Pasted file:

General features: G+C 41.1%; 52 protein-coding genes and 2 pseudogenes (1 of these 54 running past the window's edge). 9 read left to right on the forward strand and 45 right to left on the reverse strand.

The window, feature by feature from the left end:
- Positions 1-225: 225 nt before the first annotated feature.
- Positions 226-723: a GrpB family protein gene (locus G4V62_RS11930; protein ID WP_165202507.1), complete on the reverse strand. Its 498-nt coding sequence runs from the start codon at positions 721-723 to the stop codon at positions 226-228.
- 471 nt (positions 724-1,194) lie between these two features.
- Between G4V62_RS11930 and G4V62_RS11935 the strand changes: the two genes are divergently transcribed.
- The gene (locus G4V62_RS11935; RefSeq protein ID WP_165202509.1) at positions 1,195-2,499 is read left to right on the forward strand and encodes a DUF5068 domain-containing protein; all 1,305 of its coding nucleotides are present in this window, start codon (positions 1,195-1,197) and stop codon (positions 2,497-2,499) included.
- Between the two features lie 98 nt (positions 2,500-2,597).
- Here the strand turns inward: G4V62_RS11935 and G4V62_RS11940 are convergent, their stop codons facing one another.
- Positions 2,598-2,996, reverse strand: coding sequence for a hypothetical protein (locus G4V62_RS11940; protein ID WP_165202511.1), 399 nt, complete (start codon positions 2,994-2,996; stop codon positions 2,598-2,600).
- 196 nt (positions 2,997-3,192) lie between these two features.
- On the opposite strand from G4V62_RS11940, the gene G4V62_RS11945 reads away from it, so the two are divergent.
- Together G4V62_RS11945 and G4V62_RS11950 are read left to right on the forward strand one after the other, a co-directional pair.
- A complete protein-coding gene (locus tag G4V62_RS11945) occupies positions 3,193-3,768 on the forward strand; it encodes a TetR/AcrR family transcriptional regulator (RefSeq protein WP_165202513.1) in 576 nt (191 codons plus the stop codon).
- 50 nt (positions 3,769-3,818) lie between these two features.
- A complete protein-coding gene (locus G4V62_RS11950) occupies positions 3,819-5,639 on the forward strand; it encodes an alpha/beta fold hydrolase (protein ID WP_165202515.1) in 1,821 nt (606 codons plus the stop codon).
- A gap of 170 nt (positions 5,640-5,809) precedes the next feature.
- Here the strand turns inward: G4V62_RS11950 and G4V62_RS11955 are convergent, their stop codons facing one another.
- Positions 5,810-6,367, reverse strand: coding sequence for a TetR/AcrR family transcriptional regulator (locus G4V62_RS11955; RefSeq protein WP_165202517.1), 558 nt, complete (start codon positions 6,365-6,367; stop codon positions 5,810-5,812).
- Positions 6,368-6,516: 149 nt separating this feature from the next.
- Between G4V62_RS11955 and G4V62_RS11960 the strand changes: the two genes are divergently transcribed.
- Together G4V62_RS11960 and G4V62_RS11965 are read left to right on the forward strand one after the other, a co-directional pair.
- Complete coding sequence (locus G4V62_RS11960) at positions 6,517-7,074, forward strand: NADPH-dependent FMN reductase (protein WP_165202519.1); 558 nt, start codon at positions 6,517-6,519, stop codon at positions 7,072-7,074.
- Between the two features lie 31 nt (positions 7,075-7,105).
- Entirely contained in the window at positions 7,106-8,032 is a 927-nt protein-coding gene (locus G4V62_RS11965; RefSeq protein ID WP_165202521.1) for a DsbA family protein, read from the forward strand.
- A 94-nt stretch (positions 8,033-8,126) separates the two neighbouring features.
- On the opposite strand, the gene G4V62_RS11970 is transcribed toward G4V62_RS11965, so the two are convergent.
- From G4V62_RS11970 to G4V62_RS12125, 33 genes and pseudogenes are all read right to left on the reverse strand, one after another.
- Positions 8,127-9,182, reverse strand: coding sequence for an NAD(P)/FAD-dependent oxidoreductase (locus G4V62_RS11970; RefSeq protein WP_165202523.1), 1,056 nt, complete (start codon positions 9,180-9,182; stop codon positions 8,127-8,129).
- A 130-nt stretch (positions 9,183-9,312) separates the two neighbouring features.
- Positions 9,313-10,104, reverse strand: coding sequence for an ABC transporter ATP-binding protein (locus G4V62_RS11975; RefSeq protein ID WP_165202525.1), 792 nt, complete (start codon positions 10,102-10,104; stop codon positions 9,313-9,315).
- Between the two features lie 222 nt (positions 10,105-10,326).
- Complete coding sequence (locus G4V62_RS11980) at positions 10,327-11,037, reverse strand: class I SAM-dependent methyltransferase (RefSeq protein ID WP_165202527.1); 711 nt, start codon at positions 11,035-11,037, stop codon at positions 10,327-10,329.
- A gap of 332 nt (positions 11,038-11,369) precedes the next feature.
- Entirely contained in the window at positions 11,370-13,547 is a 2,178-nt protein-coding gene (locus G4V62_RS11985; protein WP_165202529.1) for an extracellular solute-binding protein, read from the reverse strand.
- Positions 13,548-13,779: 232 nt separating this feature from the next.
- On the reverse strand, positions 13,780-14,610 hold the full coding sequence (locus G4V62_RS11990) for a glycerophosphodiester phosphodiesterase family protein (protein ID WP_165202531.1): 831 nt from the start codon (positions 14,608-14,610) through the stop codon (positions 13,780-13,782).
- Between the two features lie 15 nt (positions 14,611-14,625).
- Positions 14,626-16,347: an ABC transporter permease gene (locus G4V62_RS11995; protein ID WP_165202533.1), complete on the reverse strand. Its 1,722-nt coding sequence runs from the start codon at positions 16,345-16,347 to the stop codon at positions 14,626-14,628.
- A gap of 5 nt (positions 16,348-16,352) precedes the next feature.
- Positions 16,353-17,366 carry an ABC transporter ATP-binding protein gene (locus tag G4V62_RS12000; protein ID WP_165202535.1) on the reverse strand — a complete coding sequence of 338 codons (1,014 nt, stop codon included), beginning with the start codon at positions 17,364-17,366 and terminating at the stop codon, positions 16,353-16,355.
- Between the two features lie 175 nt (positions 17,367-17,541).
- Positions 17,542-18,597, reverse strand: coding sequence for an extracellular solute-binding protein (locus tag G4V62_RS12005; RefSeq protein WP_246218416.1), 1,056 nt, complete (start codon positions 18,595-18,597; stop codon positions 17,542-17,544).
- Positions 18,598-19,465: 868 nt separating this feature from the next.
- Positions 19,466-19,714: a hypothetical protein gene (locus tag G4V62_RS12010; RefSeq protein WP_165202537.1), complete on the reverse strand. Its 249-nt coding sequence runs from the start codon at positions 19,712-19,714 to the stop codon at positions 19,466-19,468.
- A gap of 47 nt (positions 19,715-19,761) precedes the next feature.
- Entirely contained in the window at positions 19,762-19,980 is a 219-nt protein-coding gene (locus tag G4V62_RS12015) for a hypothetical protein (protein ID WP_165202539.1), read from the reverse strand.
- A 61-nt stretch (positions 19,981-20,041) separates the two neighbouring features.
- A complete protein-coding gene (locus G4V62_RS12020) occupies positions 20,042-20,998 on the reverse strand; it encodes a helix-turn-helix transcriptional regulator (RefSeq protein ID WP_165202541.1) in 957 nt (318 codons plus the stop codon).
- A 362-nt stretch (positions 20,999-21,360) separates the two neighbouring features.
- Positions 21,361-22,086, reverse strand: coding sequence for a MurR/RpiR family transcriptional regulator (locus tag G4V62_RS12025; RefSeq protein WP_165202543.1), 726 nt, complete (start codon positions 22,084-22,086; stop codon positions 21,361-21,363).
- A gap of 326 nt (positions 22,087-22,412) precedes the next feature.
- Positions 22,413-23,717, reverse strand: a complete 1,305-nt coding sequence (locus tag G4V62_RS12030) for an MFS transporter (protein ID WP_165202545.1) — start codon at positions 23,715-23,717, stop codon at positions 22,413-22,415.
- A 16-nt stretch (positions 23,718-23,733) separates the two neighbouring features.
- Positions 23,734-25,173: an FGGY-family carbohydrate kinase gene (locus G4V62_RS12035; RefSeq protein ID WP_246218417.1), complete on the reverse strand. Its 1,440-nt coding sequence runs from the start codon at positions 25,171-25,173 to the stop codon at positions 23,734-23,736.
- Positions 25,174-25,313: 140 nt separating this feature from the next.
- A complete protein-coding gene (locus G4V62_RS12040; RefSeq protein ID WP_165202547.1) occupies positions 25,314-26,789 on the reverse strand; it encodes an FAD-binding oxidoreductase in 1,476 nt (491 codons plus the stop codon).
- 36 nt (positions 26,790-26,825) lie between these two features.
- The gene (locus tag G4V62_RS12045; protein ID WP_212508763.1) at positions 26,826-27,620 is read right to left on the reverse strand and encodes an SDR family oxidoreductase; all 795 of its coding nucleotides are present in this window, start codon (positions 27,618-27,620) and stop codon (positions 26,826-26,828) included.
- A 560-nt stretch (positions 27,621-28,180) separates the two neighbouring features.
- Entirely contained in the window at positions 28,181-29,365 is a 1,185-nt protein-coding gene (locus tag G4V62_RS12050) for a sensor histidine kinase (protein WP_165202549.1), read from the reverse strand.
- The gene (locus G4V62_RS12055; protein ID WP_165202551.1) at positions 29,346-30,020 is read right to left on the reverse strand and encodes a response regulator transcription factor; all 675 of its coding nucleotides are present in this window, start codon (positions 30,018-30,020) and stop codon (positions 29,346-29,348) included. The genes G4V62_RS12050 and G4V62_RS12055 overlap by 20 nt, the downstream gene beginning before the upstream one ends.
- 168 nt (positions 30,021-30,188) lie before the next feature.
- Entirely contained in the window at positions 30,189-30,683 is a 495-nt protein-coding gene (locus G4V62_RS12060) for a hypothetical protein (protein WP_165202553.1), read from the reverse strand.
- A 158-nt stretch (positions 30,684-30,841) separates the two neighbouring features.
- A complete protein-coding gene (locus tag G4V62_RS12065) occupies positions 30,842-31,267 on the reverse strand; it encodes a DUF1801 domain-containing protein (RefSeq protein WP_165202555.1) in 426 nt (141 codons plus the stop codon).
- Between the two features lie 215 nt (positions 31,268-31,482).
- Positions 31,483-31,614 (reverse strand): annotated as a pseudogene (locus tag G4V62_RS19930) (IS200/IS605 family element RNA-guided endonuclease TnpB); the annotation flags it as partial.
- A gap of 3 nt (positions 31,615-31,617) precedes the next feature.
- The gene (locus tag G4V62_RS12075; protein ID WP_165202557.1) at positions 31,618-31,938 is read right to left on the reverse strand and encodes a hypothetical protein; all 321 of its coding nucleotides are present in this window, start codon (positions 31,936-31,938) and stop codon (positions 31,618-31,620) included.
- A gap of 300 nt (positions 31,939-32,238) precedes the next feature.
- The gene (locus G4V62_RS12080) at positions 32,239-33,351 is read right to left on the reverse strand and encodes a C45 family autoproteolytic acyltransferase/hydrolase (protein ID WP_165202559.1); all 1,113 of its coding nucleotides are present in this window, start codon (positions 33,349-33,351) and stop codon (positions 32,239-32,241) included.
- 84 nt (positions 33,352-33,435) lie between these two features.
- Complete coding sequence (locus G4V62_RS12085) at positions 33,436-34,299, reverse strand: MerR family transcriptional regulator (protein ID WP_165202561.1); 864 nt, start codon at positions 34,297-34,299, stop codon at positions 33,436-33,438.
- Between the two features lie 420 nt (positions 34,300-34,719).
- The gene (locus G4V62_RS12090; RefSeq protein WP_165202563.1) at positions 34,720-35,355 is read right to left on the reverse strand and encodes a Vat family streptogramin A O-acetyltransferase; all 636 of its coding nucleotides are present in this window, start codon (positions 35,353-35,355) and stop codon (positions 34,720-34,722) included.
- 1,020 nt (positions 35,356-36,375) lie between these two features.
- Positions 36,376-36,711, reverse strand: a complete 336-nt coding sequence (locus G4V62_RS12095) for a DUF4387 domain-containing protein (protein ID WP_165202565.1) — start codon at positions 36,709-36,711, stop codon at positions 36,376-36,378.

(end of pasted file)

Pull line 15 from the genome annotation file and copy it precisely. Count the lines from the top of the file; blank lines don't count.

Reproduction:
- 50 nt (positions 3,769-3,818) lie between these two features.